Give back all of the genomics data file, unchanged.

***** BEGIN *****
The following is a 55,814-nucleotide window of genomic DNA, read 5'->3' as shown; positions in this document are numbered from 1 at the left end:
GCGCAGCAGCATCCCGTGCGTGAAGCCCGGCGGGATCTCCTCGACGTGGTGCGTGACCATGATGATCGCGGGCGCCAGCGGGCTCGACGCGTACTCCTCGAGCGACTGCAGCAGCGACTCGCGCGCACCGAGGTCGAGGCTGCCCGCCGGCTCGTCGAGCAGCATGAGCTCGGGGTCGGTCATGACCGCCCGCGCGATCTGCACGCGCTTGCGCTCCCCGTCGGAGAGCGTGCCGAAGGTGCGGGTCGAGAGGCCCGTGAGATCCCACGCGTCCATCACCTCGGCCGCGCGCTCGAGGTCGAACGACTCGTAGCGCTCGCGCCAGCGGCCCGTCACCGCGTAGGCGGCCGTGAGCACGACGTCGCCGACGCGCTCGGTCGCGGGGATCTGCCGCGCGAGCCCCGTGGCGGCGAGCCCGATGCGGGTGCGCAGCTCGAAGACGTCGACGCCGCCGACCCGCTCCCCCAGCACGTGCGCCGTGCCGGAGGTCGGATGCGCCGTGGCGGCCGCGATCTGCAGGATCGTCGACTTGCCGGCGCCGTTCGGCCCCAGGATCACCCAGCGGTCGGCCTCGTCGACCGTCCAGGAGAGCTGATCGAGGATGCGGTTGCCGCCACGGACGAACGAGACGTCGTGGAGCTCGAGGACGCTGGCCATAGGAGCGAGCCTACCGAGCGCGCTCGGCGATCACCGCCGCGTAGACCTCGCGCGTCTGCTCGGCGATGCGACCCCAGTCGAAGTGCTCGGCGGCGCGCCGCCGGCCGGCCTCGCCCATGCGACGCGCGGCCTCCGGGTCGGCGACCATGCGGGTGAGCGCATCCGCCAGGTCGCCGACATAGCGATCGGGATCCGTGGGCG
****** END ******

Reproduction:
The following is a 55,814-nucleotide window of genomic DNA, read 5'->3' as shown; positions in this document are numbered from 1 at the left end:
GCGCAGCAGCATCCCGTGCGTGAAGCCCGGCGGGATCTCCTCGACGTGGTGCGTGACCATGATGATCGCGGGCGCCAGCGGGCTCGACGCGTACTCCTCGAGCGACTGCAGCAGCGACTCGCGCGCACCGAGGTCGAGGCTGCCCGCCGGCTCGTCGAGCAGCATGAGCTCGGGGTCGGTCATGACCGCCCGCGCGATCTGCACGCGCTTGCGCTCCCCGTCGGAGAGCGTGCCGAAGGTGCGGGTCGAGAGGCCCGTGAGATCCCACGCGTCCATCACCTCGGCCGCGCGCTCGAGGTCGAACGACTCGTAGCGCTCGCGCCAGCGGCCCGTCACCGCGTAGGCGGCCGTGAGCACGACGTCGCCGACGCGCTCGGTCGCGGGGATCTGCCGCGCGAGCCCCGTGGCGGCGAGCCCGATGCGGGTGCGCAGCTCGAAGACGTCGACGCCGCCGACCCGCTCCCCCAGCACGTGCGCCGTGCCGGAGGTCGGATGCGCCGTGGCGGCCGCGATCTGCAGGATCGTCGACTTGCCGGCGCCGTTCGGCCCCAGGATCACCCAGCGGTCGGCCTCGTCGACCGTCCAGGAGAGCTGATCGAGGATGCGGTTGCCGCCACGGACGAACGAGACGTCGTGGAGCTCGAGGACGCTGGCCATAGGAGCGAGCCTACCGAGCGCGCTCGGCGATCACCGCCGCGTAGACCTCGCGCGTCTGCTCGGCGATGCGACCCCAGTCGAAGTGCTCGGCGGCGCGCCGCCGGCCGGCCTCGCCCATGCGACGCGCGGCCTCCGGGTCGGCGACCATGCGGGTGAGCGCATCCGCCAGGTCGCCGACATAGCGATCGGGATCCGTGGGCG